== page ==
## Stream: Coq users

### Topic: Simple contradiction proof in ssreflect

#### Julin Shaji (Nov 21 2023 at 06:55):

I was trying to prove this with ssreflect:

``````  Goal
(Some false = Some true) = is_true true -> 1==2.
Proof.
move=>H.
``````

How can I say that `(Some false = Some true) = true` as assumption can be used to prove anything?

#### Julin Shaji (Nov 21 2023 at 06:58):

I'm not sure if this makes sense..

#### Kenji Maillard (Nov 21 2023 at 09:46):

The type `is_true true` reduces to `true = true` that you can inhabit with `eq_refl`, so using transport/rewriting along the equality `H` you can obtain an inhabitant of `Some false = Some true`. Now it is not hard to prove that `Some false = Some true -> False` and use destruct on the result:

``````Lemma no_confusion_Some_bool : Some false = Some true -> False.
Proof. discriminate. Qed.

Goal (Some false = Some true) = is_true true -> 1 = 2.
Proof.
intros H.
assert (h : Some false = Some true) by (rewrite H; reflexivity).
destruct (no_confusion_Some_bool h).

(* Or simply *)
(* intros H; enough (Some false = Some true) by discriminate; now rewrite H. *)
Qed.
``````

(reformulated without dependence on mathcomp because I didn't have it at hand)

#### Meven Lennon-Bertrand (Nov 21 2023 at 09:48):

Note, though, that in general, equalities between propositions (here, the propositions are `Some false = Some true` and `is_true true`) are not a good notion. To assert that `Some false` is equal to `Some true`, you should simply use `Some false = Some true`. In a sense, it is like doing `if (b = true) then …` instead of `if b then …` in your favorite programming language. Except this is worse, because Coq's `Prop` behaves rather differently than booleans, and in general manipulating equalities between propositions is a rather weird thing to do (and in particular, tactics are not geared towards easy manipulations of these).

#### Pierre Jouvelot (Nov 21 2023 at 12:29):

FYI, the solution provided @Kenji Maillard can be rewritten in ssreflect as, for instance:

``````Goal (Some false = Some true) = is_true true -> 1 = 2.
Proof.
have no_confusion_Some_bool : Some false = Some true -> false by case.
by move=> H; have/no_confusion_Some_bool : Some false = Some true by rewrite H.
Qed.
``````

#### Cyril Cohen (Nov 21 2023 at 12:53):

@Julin Shaji I must first say that @Meven Lennon-Bertrand is right and that it is very surprising to me that one even lands in this kind of goal by using ssreflect, there is probably a simplification to perform in the begining of the proof script you might be in, in order to get something more... ssreflectish.

Now here is a shortest ssreflect script I could think of:

``````Goal (Some false = Some true) = is_true true -> 1 == 2.
Proof. by move=> e; suff: true by rewrite -e. Qed.
``````

indeed ssreflect's `by` does the discrimination already, so it suffices to use `true` as a support for performing the rewriting of the equation.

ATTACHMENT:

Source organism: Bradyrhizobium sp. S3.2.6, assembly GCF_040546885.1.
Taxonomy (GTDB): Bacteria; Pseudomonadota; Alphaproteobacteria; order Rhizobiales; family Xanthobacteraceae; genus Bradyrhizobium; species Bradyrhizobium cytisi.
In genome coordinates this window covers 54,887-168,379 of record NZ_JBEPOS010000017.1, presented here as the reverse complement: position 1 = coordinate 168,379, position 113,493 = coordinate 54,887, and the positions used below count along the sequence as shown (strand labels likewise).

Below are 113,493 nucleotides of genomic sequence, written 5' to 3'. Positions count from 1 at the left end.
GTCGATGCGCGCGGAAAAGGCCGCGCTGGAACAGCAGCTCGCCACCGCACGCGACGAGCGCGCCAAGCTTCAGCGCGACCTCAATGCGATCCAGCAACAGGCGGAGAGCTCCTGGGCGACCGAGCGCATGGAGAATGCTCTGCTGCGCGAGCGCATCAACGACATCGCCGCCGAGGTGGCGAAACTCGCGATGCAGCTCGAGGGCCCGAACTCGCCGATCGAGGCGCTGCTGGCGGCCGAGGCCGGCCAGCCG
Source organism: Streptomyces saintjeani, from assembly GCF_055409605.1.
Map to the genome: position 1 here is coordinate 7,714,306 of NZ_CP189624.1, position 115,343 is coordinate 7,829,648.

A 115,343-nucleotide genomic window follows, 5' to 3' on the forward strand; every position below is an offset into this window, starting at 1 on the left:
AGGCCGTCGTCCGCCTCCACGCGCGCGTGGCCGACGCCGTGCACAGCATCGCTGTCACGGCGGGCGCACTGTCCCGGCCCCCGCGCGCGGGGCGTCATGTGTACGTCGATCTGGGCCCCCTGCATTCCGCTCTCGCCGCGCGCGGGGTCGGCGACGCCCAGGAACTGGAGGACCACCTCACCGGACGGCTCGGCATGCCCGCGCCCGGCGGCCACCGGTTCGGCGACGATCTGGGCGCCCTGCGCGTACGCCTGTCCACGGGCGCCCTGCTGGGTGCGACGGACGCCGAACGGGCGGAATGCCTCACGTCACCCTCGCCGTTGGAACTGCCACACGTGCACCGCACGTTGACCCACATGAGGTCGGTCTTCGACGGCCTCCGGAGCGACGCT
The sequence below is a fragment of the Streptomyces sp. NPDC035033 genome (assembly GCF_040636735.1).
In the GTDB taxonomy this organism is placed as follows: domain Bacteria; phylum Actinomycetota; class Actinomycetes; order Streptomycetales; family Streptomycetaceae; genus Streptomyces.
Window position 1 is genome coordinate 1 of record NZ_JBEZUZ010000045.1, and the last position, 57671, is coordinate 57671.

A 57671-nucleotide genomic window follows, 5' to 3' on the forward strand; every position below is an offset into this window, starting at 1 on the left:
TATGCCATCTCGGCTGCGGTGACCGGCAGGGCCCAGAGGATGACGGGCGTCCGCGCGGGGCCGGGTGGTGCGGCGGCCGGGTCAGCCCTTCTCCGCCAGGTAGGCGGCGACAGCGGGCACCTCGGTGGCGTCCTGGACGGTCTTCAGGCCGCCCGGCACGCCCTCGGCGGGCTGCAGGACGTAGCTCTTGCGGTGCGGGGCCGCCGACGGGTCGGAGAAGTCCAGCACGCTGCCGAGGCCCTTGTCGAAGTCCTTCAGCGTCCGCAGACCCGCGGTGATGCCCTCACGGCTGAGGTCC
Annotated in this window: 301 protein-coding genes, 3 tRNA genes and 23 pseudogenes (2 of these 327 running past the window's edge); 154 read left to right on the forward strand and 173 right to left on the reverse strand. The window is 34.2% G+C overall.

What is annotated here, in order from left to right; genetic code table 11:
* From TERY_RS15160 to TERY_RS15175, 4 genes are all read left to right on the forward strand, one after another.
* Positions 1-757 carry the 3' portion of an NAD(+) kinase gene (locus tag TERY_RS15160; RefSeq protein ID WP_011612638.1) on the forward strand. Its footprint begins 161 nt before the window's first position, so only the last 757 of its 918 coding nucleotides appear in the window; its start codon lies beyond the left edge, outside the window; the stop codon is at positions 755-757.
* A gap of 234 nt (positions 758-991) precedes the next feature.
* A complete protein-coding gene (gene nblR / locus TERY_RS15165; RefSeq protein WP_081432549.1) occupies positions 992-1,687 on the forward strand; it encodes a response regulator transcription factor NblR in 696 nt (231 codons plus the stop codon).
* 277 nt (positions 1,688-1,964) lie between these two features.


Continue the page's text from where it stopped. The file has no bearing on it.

#### Julin Shaji (Nov 21 2023 at 16:03):

Cyril Cohen said:

Julin Shaji I must first say that Meven Lennon-Bertrand is right and that it is very surprising to me that one even lands in this kind of goal by using ssreflect, there is probably a simplification to perform in the begining of the proof script you might be in, in order to get something more... ssreflectish

Heh, heh.. Actually, I think the problem was that I mixed up `induction` tactic in between the ssreflect stuff. Could that be a possible cause?

I was sort annoyed by `elim` refusing to proceed if variable is already in the assumptions part. `induction` didn't have a problem with that.

And `induction` automatically adds induction hypothesis to the assumption section.

I guess this is a good time to know why ssreflect style uses `elim` instead of `induction`...

#### Cyril Cohen (Nov 21 2023 at 16:08):

The main reason is that `induction` names hypotheses for you, which is not stable. You can discharge variables from the context in the same line using `elim: x H1 H2 ... Hn`.

#### Julin Shaji (Nov 21 2023 at 16:13):

Cyril Cohen said:

You can discharge variables from the context in the same line using `elim: x H1 H2 ... Hn`.

In some situations, where the value being inducted upon is used in one of the assumptions, `elim` won't allow me to do induction. Is there a way around that?

Should we be bringing those assumptions back to the goal part?

#### Julin Shaji (Nov 21 2023 at 16:14):

Error goes like: 'var is used in hypothesis H.'

#### Cyril Cohen (Nov 21 2023 at 16:37):

Julin Shaji said:

Cyril Cohen said:

You can discharge variables from the context in the same line using `elim: x H1 H2 ... Hn`.

In some situations, where the value being inducted upon is used in one of the assumptions, `elim` won't allow me to do induction. Is there a way around that?

Should we be bringing those assumptions back to the goal part?

That is what the `H1 ... Hn` part is doing

Last updated: Jun 23 2024 at 05:02 UTC